Thanks to the National Museum Wales (Amgueddfa Cymru) for allowing us to reproduce the photographs from c.1880. The other images may be used without prior permission for any scholarly or educational purpose as long as you (1) credit the photographer and (2) link your document to this URL in a web document or cite the Victorian Web in a print one. [Click on all the images to enlarge them.]

Insole Court, North (Front) Elevation, Today

Insole Court, north elevation

Insole Court, Llandaff, north (front) elevation, extensions by Edwin Seward (1853-1924) and others. This Grade II* listed building was originally quite an ordinary family house, known as Ely Court. It was built for the mine-owner and coal-shipper, James Harvey Insole, by W. G. & E. Habershon, in 1855. But that was just the beginning of its story. As Insole's commercial enterprises flourished, he had it enlarged by stages, during a period when Seward himself was rising in his career. It was first extended in 1873, when Seward was with George Edward Robinson, but the most thoroughgoing enlargement was in 1875 when Seward was in charge, during his partnership with Walter Parry James and George Thomas. This phase involved "important internal remodelling" ("Insole Court").

Insole Court, c.1880

Insole Court, front (north) elevation

North front of Ely Court (now Insole Court) showing port-cochère, c.1880, after Seward's work on it from 1875 onwards. Image: © Amgueddfa Cymru - National Museum Wales.

Insole Court, earlier garden front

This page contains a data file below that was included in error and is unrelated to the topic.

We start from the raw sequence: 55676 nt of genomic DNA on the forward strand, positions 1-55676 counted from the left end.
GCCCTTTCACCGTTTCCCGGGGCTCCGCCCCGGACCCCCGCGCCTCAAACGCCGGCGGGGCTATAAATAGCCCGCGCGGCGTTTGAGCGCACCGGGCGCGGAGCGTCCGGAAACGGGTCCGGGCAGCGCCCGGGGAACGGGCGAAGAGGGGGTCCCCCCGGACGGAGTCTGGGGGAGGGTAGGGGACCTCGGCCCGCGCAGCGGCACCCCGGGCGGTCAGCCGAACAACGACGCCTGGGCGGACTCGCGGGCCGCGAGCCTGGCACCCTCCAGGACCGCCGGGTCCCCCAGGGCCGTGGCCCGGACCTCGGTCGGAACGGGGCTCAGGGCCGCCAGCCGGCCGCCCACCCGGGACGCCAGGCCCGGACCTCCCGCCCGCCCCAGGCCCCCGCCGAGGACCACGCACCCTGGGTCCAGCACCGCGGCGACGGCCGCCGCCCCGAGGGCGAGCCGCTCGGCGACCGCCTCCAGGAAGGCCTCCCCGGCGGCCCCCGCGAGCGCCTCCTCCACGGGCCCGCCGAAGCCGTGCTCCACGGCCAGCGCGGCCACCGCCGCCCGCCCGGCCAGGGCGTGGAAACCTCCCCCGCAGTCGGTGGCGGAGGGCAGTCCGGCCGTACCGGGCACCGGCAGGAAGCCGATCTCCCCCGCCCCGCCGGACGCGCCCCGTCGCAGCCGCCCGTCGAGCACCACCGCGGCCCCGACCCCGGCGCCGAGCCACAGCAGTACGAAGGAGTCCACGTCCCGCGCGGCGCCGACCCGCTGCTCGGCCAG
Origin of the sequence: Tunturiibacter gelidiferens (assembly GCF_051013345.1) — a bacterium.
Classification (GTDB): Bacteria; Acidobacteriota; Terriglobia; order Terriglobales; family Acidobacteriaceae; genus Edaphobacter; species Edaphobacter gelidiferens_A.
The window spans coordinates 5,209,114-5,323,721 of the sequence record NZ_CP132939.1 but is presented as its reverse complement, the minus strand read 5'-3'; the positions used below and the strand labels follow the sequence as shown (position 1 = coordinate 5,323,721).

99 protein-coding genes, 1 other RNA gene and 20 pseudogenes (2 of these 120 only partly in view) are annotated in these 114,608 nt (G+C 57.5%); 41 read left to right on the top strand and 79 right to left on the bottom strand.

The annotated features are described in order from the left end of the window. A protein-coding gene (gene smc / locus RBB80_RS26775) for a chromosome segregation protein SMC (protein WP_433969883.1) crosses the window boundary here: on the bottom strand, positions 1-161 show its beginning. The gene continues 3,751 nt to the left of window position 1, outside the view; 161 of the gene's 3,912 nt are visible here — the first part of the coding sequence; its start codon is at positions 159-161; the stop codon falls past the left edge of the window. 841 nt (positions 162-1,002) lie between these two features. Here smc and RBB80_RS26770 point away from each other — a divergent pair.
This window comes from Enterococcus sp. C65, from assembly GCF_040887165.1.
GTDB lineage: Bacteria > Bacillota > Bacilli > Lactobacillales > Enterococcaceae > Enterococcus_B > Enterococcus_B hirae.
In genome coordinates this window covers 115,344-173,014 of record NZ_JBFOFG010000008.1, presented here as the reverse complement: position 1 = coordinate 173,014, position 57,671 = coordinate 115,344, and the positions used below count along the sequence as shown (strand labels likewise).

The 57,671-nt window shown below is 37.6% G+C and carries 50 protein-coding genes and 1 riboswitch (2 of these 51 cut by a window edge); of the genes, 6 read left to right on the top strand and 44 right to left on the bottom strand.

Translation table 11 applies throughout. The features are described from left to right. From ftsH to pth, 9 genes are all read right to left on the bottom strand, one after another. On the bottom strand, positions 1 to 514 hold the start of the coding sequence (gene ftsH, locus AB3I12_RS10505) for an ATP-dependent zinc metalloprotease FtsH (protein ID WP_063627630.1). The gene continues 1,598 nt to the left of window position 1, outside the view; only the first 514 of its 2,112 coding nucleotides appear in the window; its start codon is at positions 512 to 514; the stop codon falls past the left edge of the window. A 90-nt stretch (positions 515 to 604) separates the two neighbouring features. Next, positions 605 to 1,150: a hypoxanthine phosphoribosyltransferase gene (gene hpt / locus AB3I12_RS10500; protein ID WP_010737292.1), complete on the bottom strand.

South (rear or garden) elevation of Ely Court (now Insole Court) showing rear of house and gardens, c.1880 (again, after Seward's work on it from 1875 onwards). Image: © Amgueddfa Cymru - National Museum Wales

Insole Court South (Rear) Elevation Today

Insole Court, garden front now

The south or rear elevation today. Note the new roofline: the tower "has an additional storey above the roof ridge, the fifth storey now replaced by an open terrace" (listing text).

The next phase of work was undertaken by Seward in 1898. Also involved in this long-drawn-out process of enlargement was the firm of William Clarke and Sons, highly reputed stonemasons operating from nearby Cardiff. Carvings of animals on the exterior, in themselves so like those produced by Burges's stone-carvers at Cardiff Castle, show the skilful hand of Clarke's master-sculptor, William Taylor.

The Porte-Cochère and Entrance Hall Added by Seward

Insole Court, entrance front Insole Court, main entrance

Left: Main entrance through the porte-cochère. Right: The main door from inside the hallway.

During this period too William Burges's extensions and embellishments at Cardiff Castle were very much in the news, and Insole was keen to emulate them. Burges's influence left a dramatic mark on the additions, both external (most obviously, in the construction of the new tower) and internal, in Insole's employment of Frederick Weekes, the same interior decorator who worked for Burges (see Williams 5-7). Indeed, says Matthew Williams, "nowhere else was 'Mr Burges' example' followed as closely as it was by Edwin Seward at Insole Court" (8).

The firm continued work on the now rambling Gothic mansion in 1906-9, for Insole's son, George Frederick Insole (see "History"). At this time the much extended house acquired its present name, Insole Court. Like so many such grand houses, Insole Court went through a difficult period, suffering fire damage, being put to official use during World War II, etc.; but it has has now been restored as a "community asset," and an events venue.

Links to Related Material


"History." Insole Court/Cwrt Insole. Web. 27 November 2022.

Insole Court. British Listed Buildings. Web. 27 November 2022.

Williams. Matthew. "'... the example set by the late Mr Burges...' Gothic Revival at Insole Court, Cardiff." The Journal of the Decorative Arts Society 1850 - the Present. No. 21 (1997): 5-8. Available on Jstor, stable URL:

Created 27 November 2022

Last modified 12 January 2023